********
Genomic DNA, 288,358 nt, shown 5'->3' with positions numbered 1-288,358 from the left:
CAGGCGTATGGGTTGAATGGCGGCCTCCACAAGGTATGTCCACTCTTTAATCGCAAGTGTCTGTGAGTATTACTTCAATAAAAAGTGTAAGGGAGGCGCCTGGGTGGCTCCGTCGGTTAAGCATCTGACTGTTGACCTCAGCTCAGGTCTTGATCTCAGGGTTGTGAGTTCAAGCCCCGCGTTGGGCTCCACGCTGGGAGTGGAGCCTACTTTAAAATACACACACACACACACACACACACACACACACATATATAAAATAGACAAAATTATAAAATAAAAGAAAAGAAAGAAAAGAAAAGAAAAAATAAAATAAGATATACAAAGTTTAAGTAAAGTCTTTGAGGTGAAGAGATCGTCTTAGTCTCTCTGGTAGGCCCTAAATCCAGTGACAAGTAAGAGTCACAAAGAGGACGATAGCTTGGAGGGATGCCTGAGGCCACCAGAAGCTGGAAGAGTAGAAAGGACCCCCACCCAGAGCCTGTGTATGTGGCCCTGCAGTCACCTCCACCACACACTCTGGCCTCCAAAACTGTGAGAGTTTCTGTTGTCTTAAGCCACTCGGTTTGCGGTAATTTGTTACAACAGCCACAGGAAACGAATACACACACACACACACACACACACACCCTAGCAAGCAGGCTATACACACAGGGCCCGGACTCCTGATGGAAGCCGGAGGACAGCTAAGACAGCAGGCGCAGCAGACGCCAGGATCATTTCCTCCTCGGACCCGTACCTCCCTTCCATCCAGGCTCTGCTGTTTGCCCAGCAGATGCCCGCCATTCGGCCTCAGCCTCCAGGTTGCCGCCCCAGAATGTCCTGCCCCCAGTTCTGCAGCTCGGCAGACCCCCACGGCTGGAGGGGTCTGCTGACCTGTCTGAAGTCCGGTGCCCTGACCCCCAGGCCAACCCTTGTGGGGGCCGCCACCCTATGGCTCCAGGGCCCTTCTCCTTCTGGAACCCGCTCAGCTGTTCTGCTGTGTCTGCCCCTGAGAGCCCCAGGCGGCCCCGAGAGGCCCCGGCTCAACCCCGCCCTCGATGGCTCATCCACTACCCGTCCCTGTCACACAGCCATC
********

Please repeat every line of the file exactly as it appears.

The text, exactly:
Genomic DNA, 288,358 nt, shown 5'->3' with positions numbered 1-288,358 from the left:
CAGGCGTATGGGTTGAATGGCGGCCTCCACAAGGTATGTCCACTCTTTAATCGCAAGTGTCTGTGAGTATTACTTCAATAAAAAGTGTAAGGGAGGCGCCTGGGTGGCTCCGTCGGTTAAGCATCTGACTGTTGACCTCAGCTCAGGTCTTGATCTCAGGGTTGTGAGTTCAAGCCCCGCGTTGGGCTCCACGCTGGGAGTGGAGCCTACTTTAAAATACACACACACACACACACACACACACACACACATATATAAAATAGACAAAATTATAAAATAAAAGAAAAGAAAGAAAAGAAAAGAAAAAATAAAATAAGATATACAAAGTTTAAGTAAAGTCTTTGAGGTGAAGAGATCGTCTTAGTCTCTCTGGTAGGCCCTAAATCCAGTGACAAGTAAGAGTCACAAAGAGGACGATAGCTTGGAGGGATGCCTGAGGCCACCAGAAGCTGGAAGAGTAGAAAGGACCCCCACCCAGAGCCTGTGTATGTGGCCCTGCAGTCACCTCCACCACACACTCTGGCCTCCAAAACTGTGAGAGTTTCTGTTGTCTTAAGCCACTCGGTTTGCGGTAATTTGTTACAACAGCCACAGGAAACGAATACACACACACACACACACACACACACCCTAGCAAGCAGGCTATACACACAGGGCCCGGACTCCTGATGGAAGCCGGAGGACAGCTAAGACAGCAGGCGCAGCAGACGCCAGGATCATTTCCTCCTCGGACCCGTACCTCCCTTCCATCCAGGCTCTGCTGTTTGCCCAGCAGATGCCCGCCATTCGGCCTCAGCCTCCAGGTTGCCGCCCCAGAATGTCCTGCCCCCAGTTCTGCAGCTCGGCAGACCCCCACGGCTGGAGGGGTCTGCTGACCTGTCTGAAGTCCGGTGCCCTGACCCCCAGGCCAACCCTTGTGGGGGCCGCCACCCTATGGCTCCAGGGCCCTTCTCCTTCTGGAACCCGCTCAGCTGTTCTGCTGTGTCTGCCCCTGAGAGCCCCAGGCGGCCCCGAGAGGCCCCGGCTCAACCCCGCCCTCGATGGCTCATCCACTACCCGTCCCTGTCACACAGCCATC